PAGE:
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Lifejacket in loft is relic of Lusitania tragedy

Wolverhampton | News | Published:

The only surviving lifejacket from one of the 20th century's worst maritime tragedies has been unearthed in an attic in Wolverhampton.

The only surviving lifejacket from one of the 20th century's worst maritime tragedies has been unearthed in an attic in Wolverhampton.

The relic from cruise liner RMS Lusitania, which was torpedoed and sunk by a German U-boat in May 1915, killing 1,198 passengers and crew, is expected to fetch thousands of pounds at auction later this year.

The vessel was carrying 1,959 people when the submarine struck near the Irish coast, having left New York a week earlier bound for Liverpool.

Hundreds of lifejacketed bodies were found floating in the port, with fisherman were paid to retrieve them as well as look for survivors.

One lifejacket was kept as a memento by a man from Cape Clear Island, 30 miles from the disaster scene.

In the 1930s he moved to Wolverhampton and later gave the relic to a close friend the father of the current owner, who has asked to remain anonymous.

Today it emerged he kept it in his attic, where it was only recently rediscovered.

Experts estimate the piece of maritime history could go for at least £2,000 or £3,000 when it is put up for sale by Biddle & Webb Auctioneers in Birmingham on September 3.

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Adrian Mackwell, of Biddle & Webb, said: "The lifejacket epitomises the futility of war and I couldn't help feeling deeply moved and saddened when handling this item.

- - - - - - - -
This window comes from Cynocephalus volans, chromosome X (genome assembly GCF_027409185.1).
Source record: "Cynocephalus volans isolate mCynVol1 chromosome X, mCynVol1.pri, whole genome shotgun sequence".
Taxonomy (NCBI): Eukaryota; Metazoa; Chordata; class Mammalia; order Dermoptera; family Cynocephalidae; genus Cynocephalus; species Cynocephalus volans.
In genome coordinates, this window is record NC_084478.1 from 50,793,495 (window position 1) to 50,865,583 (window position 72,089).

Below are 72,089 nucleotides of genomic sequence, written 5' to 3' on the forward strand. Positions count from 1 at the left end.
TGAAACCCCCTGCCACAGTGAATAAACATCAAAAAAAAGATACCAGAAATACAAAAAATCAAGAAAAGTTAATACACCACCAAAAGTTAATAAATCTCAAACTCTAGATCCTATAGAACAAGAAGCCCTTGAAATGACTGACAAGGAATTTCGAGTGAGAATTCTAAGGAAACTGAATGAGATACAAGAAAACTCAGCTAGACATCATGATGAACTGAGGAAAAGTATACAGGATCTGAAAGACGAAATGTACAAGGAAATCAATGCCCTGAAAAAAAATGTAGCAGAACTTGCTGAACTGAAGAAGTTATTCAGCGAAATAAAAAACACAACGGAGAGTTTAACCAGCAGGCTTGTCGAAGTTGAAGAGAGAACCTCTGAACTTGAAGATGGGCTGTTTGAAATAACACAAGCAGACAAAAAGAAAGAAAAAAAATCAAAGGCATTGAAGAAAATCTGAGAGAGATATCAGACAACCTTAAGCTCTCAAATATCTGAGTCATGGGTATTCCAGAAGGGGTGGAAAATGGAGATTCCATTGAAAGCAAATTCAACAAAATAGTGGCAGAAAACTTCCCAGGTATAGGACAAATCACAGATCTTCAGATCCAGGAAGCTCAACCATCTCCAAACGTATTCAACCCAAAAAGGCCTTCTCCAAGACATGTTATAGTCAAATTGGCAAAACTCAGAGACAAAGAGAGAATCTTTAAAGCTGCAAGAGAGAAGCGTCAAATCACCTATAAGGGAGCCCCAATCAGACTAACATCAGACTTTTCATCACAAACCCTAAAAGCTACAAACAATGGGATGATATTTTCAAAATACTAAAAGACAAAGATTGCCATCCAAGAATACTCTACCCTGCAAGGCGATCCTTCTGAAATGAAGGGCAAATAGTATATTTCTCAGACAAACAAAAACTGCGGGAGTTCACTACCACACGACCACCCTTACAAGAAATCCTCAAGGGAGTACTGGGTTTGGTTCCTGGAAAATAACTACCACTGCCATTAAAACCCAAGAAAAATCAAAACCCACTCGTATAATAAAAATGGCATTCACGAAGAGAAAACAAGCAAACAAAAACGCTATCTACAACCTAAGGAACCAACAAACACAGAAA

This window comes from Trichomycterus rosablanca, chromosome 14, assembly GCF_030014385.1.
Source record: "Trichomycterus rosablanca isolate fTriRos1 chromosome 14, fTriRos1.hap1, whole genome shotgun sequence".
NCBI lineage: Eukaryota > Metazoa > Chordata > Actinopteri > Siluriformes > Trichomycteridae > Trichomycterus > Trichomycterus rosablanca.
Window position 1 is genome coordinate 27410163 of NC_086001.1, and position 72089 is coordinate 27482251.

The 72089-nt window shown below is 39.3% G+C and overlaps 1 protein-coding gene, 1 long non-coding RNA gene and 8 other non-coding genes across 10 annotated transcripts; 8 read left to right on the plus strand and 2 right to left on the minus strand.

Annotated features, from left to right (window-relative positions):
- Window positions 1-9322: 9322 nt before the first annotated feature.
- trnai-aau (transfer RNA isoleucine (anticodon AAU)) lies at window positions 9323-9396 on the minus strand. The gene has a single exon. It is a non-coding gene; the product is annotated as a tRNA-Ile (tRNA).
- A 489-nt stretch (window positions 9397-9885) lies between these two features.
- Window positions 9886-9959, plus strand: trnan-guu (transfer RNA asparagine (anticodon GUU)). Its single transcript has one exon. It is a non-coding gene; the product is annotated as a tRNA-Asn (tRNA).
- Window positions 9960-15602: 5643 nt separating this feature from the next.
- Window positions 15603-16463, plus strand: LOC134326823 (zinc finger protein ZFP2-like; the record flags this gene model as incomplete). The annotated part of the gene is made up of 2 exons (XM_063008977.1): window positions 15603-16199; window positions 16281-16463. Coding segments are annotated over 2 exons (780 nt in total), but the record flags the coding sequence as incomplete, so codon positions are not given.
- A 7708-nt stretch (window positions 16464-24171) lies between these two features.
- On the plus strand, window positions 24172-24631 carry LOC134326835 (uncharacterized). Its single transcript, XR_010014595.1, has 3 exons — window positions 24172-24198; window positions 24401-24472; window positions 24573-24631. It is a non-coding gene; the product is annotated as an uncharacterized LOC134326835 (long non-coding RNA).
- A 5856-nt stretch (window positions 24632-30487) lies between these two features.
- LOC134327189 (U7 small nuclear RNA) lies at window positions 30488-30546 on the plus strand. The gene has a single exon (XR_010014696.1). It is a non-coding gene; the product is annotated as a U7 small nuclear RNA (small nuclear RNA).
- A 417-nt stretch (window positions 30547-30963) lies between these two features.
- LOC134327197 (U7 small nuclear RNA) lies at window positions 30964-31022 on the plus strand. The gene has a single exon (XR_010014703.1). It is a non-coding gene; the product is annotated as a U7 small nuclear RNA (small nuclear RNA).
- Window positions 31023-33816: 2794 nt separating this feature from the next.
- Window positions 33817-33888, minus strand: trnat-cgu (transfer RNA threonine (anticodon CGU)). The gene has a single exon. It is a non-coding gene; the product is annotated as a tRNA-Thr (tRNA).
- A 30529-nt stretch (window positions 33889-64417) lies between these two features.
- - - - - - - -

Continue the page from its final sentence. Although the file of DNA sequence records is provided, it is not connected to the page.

"It is the only surviving lifejacket from the tragedy I have not been able to find another that is still in one piece.

"It is made of canvas and cork and we are anticipating that it will generate a lot of interest from private collectors and museum curators in the UK."

Mr Mackwell added: "Due to its strong transatlantic links we envisage it may also attract a significant portion of bids from the US market."

Before Lusitania set out on her final journey, the German Embassy in the US, which was then still neutral, issued a warning on April 22, 1915, telling passengers a state of war existed and that any ship flying the flag of Great Britain, or her allies, would be destroyed.

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